We spend all of the savings in the first 5 years, plus a little bit from the IRA to fill in the gaps. Taxes are high because I assumed all the worse case than savings had a 0 basis and pays full capital gains when being sold. (this is controllable) Then start spending previous contributions from the Roth account.  The users stays in the Roth pipeline for a couple years until at age 59 it becomes OK to start spending from the IRA directly.  On that year we spend some from the IRA and the rest from the Roth in order to stay in the 10% tax bracket.  It continues like this.

This is just a tool and clearly not a predictor of the future. I will add inflation and more controls on investment returns, but the correct way to use something like this is to rerun in each year and to adjust your spending to account for current realities.

Feedback is welcome, either here or on github. Also suggestions on what I should be modeling. For example, I don't currently model "required minimal distributions" from the IRA because it transitions to mostly Roth by that time, but that is pretty straightforward and I should do that in the future.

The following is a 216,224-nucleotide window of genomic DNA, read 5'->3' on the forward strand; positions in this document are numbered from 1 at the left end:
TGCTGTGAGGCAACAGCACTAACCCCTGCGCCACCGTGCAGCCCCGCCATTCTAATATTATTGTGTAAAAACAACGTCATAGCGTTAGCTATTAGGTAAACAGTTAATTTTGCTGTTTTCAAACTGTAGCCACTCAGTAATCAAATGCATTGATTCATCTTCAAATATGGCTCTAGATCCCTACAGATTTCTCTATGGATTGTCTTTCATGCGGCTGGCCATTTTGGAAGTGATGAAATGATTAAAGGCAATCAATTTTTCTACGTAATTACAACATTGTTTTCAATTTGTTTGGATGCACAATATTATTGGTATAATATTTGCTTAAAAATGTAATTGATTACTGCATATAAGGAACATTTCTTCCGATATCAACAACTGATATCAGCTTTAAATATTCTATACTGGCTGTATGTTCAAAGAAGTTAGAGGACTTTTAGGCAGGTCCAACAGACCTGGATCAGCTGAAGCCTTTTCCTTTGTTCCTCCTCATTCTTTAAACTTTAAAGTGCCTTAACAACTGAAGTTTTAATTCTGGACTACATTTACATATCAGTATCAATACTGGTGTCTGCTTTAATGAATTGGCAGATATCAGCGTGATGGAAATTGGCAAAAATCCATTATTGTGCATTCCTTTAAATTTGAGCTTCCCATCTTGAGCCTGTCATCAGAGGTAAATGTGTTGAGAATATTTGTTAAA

robartsd

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Re: Wrote a retirement calculator because i-orp.com didn't do what I want
« Reply #1 on: February 16, 2017, 11:33:19 AM »
I'd work on a model for inflation (at least a simple assumed inflation rate). Inflation is important in Roth pipeline calculations because the real value of the money you put in to start a Roth pipeline is less than the real value you get out at the end of the pipeline (contributions/conversions are available after 5 years, but are not adjusted for inflation - both real and inflation returns are stuck in the Roth until 59.5 if you want to avoid the penalty).


wscott

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Re: Wrote a retirement calculator because i-orp.com didn't do what I want
« Reply #2 on: February 16, 2017, 02:30:15 PM »
Yeah.  Just added inflation support. You are right that it matters for the roth pipeline.

Here is the same data with 8% returns and 2% inflation.

Code: [Select]
Yearly spending <=  78000

 age saving  spend    IRA   fIRA   Roth  fRoth  IRA2R   rate    tax  spend
 48:    400     60    800     32    100      0      7     10     14     78
 49:    368     99    822      0    115      0     56     15     19     80
 50:    290    102    827      0    185      0     68     15     21     81
 51:    203    104    820      0    273      0     69     15     22     83
 52:    106    106    810      0    370      0     71     15     22     84
 53:     -0      0    799      0    476     96     95     15     10     86
 54:     -0      0    760     23    514     67      0      0      2     88